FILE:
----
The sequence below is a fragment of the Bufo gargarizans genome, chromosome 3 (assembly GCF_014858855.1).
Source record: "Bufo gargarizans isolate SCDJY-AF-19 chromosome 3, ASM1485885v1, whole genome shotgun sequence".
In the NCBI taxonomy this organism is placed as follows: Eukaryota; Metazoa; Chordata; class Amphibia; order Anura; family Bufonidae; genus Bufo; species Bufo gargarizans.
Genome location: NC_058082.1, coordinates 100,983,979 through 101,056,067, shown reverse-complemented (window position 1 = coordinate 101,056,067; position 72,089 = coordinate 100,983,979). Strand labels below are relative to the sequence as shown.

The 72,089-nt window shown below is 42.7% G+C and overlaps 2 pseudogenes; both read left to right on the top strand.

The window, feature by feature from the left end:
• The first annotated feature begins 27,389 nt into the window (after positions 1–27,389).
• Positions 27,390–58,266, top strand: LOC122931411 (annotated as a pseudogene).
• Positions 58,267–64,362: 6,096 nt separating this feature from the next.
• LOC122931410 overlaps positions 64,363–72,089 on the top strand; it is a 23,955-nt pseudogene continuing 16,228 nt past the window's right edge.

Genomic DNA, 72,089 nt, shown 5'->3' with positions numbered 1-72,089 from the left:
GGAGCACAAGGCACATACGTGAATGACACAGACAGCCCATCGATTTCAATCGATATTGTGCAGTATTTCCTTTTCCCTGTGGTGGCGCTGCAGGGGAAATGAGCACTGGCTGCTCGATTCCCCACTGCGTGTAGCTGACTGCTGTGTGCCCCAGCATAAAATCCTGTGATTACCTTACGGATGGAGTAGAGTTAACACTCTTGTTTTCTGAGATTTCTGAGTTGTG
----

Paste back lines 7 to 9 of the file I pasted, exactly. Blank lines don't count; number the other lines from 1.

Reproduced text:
• The first annotated feature begins 27,389 nt into the window (after positions 1–27,389).
• Positions 27,390–58,266, top strand: LOC122931411 (annotated as a pseudogene).
• Positions 58,267–64,362: 6,096 nt separating this feature from the next.